Libros 44-50 :: The final chapter of the Libro 52* Challenge.

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So… I failed.

I did not read one book per week in 2013.

 

Close, but no cigarillo.

 

Alas, here’s a brief rundown of the last few books I read – a couple Must-Reads among them….

 

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Libro 44 :: The Power of Habit 2012 by Charles Duhigg

The reason most of your new 2014 resolutions will forgotten (statistically speaking…sorry) by April 1 is due to habits.

 

We all have them.

 

Habits are a shortcut.

Habits are automatic.

Habits are an auto-pilot.

 

We just follow the script.

 

Our lives are largely made up of unconscious habits, but rarely do we strategically design them to our benefit. This book will help make your habits more conscious.

 

 

For example, we focus more on goals than habits.

We shouldn’t.

 

Instead of focusing on goals, “Ok… I will lose 30 pounds by April.” you’d be better served by focusing on habits. “Every Monday, Wednesday & Sunday I will drive to the gym at 7 am without fail.

 

That habit – driving to the gym 3x a week – may enable the 30-pound loss goal.

 

Once you’re at the gym, you’ll know what to do.

You’ll do something.

The hard part is getting to gym consistently.

 

Duhigg’s tips on habit awareness and development will help you achieve your goals via habits. The author also shares the greatest workplace safety story I’ve ever read. It involves Paul O’Neill (no – not the baseball one…) and ALCOA. That chapter alone is worth the book’s pricetag.

 

 

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Libro 45 :: Wait 2012 by Frank Partnoy 

Wait: The Art and Science of Delay was very good. Partnoy dissects the difference between intelligent/optimal delay and the sinister step-sister, Procrastination. His chapter on personal discount rates is fascinating too.

 

While you’ve heard some variation of the 3M Post-It Notes story, Partnoy re-tells it with a depth and clarity deserving of its own case study.

 

After you’ve read The Power of Habit, read this and you’ll be done thinking about thinking for a while…..

 

 

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Libro 46 :: Smarter Than You Think by Clive Thompson

Twitter is for morons who can’t express thoughts longer than 140 characters. The only thing worse than micro-blogging is….”

 

“Blogging is for journalist-wanna-be’s who are convinced the world will be worse off if we never hear their uniquely original views on Duck Dynasty.”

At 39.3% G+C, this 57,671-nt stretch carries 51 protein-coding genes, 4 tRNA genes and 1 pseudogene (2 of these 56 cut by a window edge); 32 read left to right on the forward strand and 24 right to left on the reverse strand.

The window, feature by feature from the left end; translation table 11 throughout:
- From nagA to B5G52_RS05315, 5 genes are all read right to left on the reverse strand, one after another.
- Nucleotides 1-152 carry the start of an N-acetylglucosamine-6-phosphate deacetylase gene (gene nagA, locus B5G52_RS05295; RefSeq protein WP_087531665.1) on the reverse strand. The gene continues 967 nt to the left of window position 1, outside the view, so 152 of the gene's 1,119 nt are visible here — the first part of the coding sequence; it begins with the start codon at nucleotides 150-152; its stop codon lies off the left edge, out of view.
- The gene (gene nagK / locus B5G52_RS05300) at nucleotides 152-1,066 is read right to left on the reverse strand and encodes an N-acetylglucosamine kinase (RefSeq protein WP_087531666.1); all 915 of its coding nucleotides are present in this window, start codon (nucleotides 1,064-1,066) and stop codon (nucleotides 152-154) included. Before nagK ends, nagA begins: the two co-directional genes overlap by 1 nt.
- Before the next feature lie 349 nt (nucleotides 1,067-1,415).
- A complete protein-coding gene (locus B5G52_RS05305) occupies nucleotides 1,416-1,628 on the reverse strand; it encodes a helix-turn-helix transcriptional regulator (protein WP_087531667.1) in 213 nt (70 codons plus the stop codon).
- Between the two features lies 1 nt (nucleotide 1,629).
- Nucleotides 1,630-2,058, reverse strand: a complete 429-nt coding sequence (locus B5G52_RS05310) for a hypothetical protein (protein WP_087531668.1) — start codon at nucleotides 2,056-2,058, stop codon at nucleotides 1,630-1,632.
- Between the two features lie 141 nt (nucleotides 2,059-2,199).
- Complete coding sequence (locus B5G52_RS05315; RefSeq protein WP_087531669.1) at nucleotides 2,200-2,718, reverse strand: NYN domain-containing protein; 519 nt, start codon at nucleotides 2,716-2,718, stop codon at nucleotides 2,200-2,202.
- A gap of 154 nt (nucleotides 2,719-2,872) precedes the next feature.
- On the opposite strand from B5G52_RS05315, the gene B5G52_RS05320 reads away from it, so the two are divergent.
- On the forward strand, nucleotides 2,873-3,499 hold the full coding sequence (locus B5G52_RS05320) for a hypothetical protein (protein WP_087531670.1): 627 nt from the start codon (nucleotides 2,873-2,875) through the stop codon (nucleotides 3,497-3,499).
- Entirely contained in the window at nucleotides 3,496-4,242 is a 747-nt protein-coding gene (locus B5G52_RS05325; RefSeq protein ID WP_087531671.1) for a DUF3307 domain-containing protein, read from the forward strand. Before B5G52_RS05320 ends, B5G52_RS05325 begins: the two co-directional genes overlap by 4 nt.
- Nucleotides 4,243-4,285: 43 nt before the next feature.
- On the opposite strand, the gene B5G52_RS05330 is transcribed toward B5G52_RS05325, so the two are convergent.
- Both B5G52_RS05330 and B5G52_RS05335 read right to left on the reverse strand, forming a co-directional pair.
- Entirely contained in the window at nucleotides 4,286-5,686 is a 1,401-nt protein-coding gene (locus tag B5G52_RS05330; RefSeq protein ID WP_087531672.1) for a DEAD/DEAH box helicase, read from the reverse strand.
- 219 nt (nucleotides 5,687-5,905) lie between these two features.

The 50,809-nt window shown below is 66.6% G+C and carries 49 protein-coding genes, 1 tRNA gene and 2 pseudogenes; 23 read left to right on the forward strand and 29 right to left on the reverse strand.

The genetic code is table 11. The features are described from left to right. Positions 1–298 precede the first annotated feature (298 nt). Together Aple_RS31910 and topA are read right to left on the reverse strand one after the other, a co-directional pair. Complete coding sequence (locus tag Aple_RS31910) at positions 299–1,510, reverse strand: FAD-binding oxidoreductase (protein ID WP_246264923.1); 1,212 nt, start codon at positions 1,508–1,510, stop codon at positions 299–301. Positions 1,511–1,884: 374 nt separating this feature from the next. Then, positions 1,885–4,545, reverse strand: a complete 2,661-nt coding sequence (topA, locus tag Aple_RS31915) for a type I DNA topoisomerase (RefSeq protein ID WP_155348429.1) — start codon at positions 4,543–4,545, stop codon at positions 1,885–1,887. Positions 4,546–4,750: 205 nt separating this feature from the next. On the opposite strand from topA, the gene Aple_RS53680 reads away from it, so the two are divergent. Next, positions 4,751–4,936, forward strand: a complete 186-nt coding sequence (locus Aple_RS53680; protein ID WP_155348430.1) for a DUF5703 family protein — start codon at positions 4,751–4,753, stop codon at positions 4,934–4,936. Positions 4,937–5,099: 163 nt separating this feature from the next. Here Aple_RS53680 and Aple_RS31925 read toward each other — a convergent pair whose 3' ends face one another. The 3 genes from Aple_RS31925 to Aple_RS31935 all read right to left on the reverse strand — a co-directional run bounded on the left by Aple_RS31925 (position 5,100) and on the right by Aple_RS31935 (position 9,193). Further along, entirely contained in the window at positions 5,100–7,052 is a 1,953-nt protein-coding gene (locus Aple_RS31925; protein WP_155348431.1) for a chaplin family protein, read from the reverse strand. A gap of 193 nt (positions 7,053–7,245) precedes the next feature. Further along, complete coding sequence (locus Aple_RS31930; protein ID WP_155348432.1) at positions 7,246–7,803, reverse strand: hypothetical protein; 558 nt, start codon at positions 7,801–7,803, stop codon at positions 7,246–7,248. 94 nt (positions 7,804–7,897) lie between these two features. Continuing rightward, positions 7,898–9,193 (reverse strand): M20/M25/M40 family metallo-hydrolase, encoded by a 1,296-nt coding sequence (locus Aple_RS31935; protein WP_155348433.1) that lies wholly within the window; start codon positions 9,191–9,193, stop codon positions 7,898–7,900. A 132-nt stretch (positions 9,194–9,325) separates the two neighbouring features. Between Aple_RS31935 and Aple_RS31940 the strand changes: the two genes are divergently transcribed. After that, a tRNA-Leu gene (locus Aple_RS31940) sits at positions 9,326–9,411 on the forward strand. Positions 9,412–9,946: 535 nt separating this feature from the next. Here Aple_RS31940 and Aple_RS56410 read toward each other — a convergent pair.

Facebook is for attention-seeking stay-at-home moms (and grandmas) with a need to stay relevant. And for businesses. (Like me, please!)”

 

Instagram is for narcissists who can barely express their thoughts with a photo and 20 characters.” 

 

With the arrival of every new social media platform comes a familiar cycle:

  1. Awareness
  2. Curiosity
  3. Disdain
  4. Mild Annoyance
  5. Acceptance
  6. Sign-Up
  7. Usage
  8. Aging
  9. Forget Password
  10. Awareness of new social media…

 

With each cycle the familiar outcry: Our society is getting dumber! Look at how far we’ve fallen!

 

Thompson makes a compelling contrarian case for how this new tech is making us smarter.

Thompson says it’s not a binary equation – it’s not either the technology or us.

It’s both.

 

Humans + Technology = Better than humans alone.

Humans + Machines = Better decisions

 

Sure, Big Blue beat Kasparov at chess and Watson won Jeopardy!, but Siri is still like your 2-year old nephew: It’s cute for a bit, but you don’t want to interact with it for very long.

 

This book will help you look at the world ca. 2014 in a new way.

You should read it.

 

 

 

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Libro 47 :: Brothers Emanuel by Zeke Emanuel

 

Three boys from Chicago.

One becomes a world-renown doctor.

One becomes a Hollywood super-agent.

And one becomes the Mayor of Chicago while living in Washington, D.C.

 

Nature or nurture?

A bit of both.

 

In this interesting, but largely benign book on the Emanuel boys – Zeke, Rahm and Ari – written by Zeke, you see the upshot of letting your kids swear, fight, and talk politics, race and religion at the dinner table.